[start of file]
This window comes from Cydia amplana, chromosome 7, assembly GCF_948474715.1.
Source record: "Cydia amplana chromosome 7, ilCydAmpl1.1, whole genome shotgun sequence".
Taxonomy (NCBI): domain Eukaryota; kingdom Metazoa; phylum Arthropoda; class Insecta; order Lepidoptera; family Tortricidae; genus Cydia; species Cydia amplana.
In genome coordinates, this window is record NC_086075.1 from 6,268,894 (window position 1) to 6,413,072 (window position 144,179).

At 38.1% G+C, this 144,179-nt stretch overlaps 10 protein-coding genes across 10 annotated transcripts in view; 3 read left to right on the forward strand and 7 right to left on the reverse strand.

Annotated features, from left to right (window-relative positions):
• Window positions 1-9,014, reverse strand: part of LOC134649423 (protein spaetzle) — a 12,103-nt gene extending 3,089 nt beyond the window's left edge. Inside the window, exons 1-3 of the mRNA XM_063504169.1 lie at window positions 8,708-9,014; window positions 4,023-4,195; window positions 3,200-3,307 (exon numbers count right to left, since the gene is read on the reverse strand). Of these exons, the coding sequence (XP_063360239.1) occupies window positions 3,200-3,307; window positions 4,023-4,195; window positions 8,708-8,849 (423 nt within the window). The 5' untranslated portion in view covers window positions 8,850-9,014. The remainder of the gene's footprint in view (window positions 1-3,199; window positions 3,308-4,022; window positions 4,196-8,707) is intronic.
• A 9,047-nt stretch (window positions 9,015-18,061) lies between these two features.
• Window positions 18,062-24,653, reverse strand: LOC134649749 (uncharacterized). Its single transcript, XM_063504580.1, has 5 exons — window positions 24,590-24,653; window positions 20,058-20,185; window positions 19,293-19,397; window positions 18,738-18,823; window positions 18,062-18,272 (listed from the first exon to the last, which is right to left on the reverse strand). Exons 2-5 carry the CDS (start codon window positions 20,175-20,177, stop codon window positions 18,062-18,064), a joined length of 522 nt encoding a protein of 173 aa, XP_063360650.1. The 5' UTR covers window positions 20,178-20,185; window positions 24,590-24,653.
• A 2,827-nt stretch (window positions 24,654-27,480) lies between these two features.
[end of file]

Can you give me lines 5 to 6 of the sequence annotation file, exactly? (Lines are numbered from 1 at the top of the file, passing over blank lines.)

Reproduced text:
At 38.1% G+C, this 144,179-nt stretch overlaps 10 protein-coding genes across 10 annotated transcripts in view; 3 read left to right on the forward strand and 7 right to left on the reverse strand.

Annotated features, from left to right (window-relative positions):